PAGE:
International Day for the Elimination of Racial Discrimination
Sixty years ago, 69 peaceful protesters lost their lives in the Sharpeville Massacre while advocating for an end to the Apartheid in South Africa. We hold these upstanders, and all human rights defenders, to the fore of our minds today and throughout the Decade for People of African Descent.
The Commemorative Meeting on the International Day for the Elimination of Racial Discrimination has been postponed this year in light of recent guidance severely limiting the number of people attending in-person meetings in order to minimize the transmission Coronavirus and COVID-19.
However, I call on you to embody the spirit of the event throughout this difficult time; to practice tolerance and combat stigma and prejudice.
This crisis has taught us how connected we are and how the adversity of one affects all. It is clear that we need each other, now more than ever, to overcome this threat. We must work together to stop COVID-19.
The United Nations General Assembly is a body which upholds the rights of all peoples. Indeed, our strength is our diversity. The rich fabric of the United Nations is woven from our unique identities and bound by our shared vision for a better world.
Racial discrimination exacerbates inequality, poverty, social exclusion, and violent conflicts. As such the elimination of racial discrimination is a prerequisite to our work as an Organisation: to ensure peace, development and human rights for all.
As we commemorate the 75th anniversary of the United Nations we must recommit to the founding ideals of our great organization. On this day, and always, we must recognise that the inherent dignity and the equal and inalienable rights of all peoples of the world is the foundation of freedom, justice and peace in the world.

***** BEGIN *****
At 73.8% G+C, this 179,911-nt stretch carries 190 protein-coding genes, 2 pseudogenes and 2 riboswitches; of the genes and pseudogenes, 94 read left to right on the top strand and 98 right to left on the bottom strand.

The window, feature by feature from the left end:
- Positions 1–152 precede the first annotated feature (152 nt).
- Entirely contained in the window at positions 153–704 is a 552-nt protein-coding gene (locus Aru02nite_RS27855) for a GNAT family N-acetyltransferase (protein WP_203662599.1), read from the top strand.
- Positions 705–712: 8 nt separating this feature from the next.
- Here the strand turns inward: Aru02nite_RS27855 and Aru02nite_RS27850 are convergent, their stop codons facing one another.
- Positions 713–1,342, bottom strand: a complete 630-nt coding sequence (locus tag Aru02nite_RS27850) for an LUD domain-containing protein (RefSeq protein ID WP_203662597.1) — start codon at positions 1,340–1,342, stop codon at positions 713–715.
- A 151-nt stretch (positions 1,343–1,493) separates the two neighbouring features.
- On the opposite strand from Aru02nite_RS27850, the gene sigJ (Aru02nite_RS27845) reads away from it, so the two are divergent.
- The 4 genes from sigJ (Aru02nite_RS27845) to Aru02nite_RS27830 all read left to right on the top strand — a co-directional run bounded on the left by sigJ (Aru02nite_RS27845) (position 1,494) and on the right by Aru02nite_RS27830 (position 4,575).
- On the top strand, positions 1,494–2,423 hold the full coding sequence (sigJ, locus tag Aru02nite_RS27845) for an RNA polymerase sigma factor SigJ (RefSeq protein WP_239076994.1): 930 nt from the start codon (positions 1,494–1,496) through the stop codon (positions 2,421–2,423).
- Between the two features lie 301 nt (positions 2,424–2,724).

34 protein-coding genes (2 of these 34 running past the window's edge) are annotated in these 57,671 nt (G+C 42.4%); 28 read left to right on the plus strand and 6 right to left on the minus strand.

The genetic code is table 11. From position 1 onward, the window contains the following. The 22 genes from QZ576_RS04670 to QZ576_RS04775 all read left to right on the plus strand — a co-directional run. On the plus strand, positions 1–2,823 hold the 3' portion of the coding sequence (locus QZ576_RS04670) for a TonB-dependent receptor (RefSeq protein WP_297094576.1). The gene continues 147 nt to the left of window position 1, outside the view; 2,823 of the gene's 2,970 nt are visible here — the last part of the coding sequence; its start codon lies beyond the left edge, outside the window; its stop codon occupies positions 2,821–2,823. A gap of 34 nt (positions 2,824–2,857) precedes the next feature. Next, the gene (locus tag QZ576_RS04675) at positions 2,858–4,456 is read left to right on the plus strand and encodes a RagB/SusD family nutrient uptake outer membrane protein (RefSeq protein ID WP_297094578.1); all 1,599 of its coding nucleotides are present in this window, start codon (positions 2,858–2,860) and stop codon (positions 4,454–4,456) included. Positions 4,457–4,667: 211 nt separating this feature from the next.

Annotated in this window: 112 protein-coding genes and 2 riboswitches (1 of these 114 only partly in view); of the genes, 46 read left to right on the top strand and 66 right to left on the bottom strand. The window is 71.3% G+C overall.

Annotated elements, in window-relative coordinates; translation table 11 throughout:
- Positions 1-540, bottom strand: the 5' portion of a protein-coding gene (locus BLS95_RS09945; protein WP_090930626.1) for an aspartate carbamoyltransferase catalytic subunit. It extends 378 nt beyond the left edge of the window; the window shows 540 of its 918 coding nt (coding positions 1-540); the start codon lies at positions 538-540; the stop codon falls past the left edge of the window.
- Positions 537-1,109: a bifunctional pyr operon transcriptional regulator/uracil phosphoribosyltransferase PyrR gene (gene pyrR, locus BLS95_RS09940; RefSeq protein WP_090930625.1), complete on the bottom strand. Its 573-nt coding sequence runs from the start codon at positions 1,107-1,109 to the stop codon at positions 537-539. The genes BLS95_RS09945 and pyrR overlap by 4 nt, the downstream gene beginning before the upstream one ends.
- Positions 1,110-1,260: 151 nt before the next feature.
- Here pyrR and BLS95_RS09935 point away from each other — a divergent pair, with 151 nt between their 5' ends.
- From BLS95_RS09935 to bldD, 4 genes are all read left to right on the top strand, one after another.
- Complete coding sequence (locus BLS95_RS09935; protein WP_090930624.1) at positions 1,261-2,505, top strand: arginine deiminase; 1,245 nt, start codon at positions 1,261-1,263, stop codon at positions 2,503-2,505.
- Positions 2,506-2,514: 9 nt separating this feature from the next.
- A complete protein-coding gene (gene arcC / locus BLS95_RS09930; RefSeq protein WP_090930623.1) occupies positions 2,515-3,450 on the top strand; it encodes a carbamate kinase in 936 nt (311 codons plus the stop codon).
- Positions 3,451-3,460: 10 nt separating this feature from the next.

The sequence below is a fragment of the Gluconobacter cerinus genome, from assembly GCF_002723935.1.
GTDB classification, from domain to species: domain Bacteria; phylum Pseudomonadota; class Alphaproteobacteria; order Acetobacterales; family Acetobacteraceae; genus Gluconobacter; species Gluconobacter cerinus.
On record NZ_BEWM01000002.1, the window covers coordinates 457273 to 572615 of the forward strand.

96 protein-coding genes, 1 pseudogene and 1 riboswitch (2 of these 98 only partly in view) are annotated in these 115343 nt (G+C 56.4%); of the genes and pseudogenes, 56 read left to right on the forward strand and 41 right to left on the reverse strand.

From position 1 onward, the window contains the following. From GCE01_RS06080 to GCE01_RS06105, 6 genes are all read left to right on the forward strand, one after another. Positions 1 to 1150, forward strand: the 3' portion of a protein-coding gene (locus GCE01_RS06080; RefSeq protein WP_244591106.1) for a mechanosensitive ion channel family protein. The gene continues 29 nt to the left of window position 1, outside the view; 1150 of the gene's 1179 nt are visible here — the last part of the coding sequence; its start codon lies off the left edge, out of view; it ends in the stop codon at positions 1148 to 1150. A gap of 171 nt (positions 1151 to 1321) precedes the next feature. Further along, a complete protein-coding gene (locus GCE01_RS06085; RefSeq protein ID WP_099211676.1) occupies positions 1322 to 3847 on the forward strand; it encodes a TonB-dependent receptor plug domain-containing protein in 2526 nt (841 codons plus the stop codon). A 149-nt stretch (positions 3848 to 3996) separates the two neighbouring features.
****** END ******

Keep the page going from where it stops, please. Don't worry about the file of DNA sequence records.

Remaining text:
We must recognise that tolerance of cultural, ethnic, racial and religious diversities are essential for lasting peace, understanding and friendship among peoples, nations, cultures and individuals.
On this day we must also think about the women who are affected disproportionality as they suffer from racial and gender discrimination.
We must recognise the contribution of women to the advancement of societies, and their contribution to the prevention and resolution of conflicts. It is our duty to promote and protect of the rights of all women and girls, as well as providing an enabling environment for them to realize their full potential.
On facing the death penalty, Nelson Mandela spoke from the dock at the end of the Rivonia Trial in April 1964, he said “During my lifetime I have dedicated myself to this struggle of the African people. I have fought against white domination, and I have fought against black domination. I have cherished the ideal of a democratic and free society in which all persons live together in harmony with equal opportunities. It is an ideal which I hope to live for and to see realised. But if needs be, it is an ideal for which I am prepared to die”.
The onus is upon each of us to eliminate racial discrimination. Today, and always, I call on you to stand up for human rights.